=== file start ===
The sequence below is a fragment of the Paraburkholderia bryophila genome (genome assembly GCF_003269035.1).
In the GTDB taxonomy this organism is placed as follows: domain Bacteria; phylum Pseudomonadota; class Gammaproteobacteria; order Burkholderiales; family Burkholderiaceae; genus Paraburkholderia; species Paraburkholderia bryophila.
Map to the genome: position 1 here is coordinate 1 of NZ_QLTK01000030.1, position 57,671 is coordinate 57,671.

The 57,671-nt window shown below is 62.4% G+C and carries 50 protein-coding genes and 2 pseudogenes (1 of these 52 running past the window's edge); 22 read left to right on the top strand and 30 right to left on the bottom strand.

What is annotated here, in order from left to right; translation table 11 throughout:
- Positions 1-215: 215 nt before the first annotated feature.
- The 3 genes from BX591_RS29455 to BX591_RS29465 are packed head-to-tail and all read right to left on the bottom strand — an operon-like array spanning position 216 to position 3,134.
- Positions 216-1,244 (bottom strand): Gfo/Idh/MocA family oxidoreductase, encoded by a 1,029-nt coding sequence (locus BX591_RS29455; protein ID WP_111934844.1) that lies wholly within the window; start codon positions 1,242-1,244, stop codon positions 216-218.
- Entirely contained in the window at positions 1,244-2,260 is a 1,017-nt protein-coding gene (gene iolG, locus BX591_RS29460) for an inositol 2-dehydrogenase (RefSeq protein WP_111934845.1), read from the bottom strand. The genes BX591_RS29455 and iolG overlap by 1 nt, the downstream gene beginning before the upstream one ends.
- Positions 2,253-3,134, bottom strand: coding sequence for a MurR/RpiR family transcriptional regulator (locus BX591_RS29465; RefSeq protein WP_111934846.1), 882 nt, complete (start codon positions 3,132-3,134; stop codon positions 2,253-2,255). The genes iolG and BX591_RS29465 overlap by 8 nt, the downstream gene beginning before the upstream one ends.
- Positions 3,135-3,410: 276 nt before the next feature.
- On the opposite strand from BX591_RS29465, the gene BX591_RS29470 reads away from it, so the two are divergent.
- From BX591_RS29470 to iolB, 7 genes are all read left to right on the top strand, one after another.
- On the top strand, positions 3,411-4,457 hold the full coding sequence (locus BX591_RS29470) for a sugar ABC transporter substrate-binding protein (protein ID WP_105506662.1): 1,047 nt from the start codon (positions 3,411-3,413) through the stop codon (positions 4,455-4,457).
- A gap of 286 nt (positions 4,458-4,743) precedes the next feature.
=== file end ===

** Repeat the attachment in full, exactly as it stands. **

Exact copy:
The sequence below is a fragment of the Paraburkholderia bryophila genome (genome assembly GCF_003269035.1).
In the GTDB taxonomy this organism is placed as follows: domain Bacteria; phylum Pseudomonadota; class Gammaproteobacteria; order Burkholderiales; family Burkholderiaceae; genus Paraburkholderia; species Paraburkholderia bryophila.
Map to the genome: position 1 here is coordinate 1 of NZ_QLTK01000030.1, position 57,671 is coordinate 57,671.

The 57,671-nt window shown below is 62.4% G+C and carries 50 protein-coding genes and 2 pseudogenes (1 of these 52 running past the window's edge); 22 read left to right on the top strand and 30 right to left on the bottom strand.

What is annotated here, in order from left to right; translation table 11 throughout:
- Positions 1-215: 215 nt before the first annotated feature.
- The 3 genes from BX591_RS29455 to BX591_RS29465 are packed head-to-tail and all read right to left on the bottom strand — an operon-like array spanning position 216 to position 3,134.
- Positions 216-1,244 (bottom strand): Gfo/Idh/MocA family oxidoreductase, encoded by a 1,029-nt coding sequence (locus BX591_RS29455; protein ID WP_111934844.1) that lies wholly within the window; start codon positions 1,242-1,244, stop codon positions 216-218.
- Entirely contained in the window at positions 1,244-2,260 is a 1,017-nt protein-coding gene (gene iolG, locus BX591_RS29460) for an inositol 2-dehydrogenase (RefSeq protein WP_111934845.1), read from the bottom strand. The genes BX591_RS29455 and iolG overlap by 1 nt, the downstream gene beginning before the upstream one ends.
- Positions 2,253-3,134, bottom strand: coding sequence for a MurR/RpiR family transcriptional regulator (locus BX591_RS29465; RefSeq protein WP_111934846.1), 882 nt, complete (start codon positions 3,132-3,134; stop codon positions 2,253-2,255). The genes iolG and BX591_RS29465 overlap by 8 nt, the downstream gene beginning before the upstream one ends.
- Positions 3,135-3,410: 276 nt before the next feature.
- On the opposite strand from BX591_RS29465, the gene BX591_RS29470 reads away from it, so the two are divergent.
- From BX591_RS29470 to iolB, 7 genes are all read left to right on the top strand, one after another.
- On the top strand, positions 3,411-4,457 hold the full coding sequence (locus BX591_RS29470) for a sugar ABC transporter substrate-binding protein (protein ID WP_105506662.1): 1,047 nt from the start codon (positions 3,411-3,413) through the stop codon (positions 4,455-4,457).
- A gap of 286 nt (positions 4,458-4,743) precedes the next feature.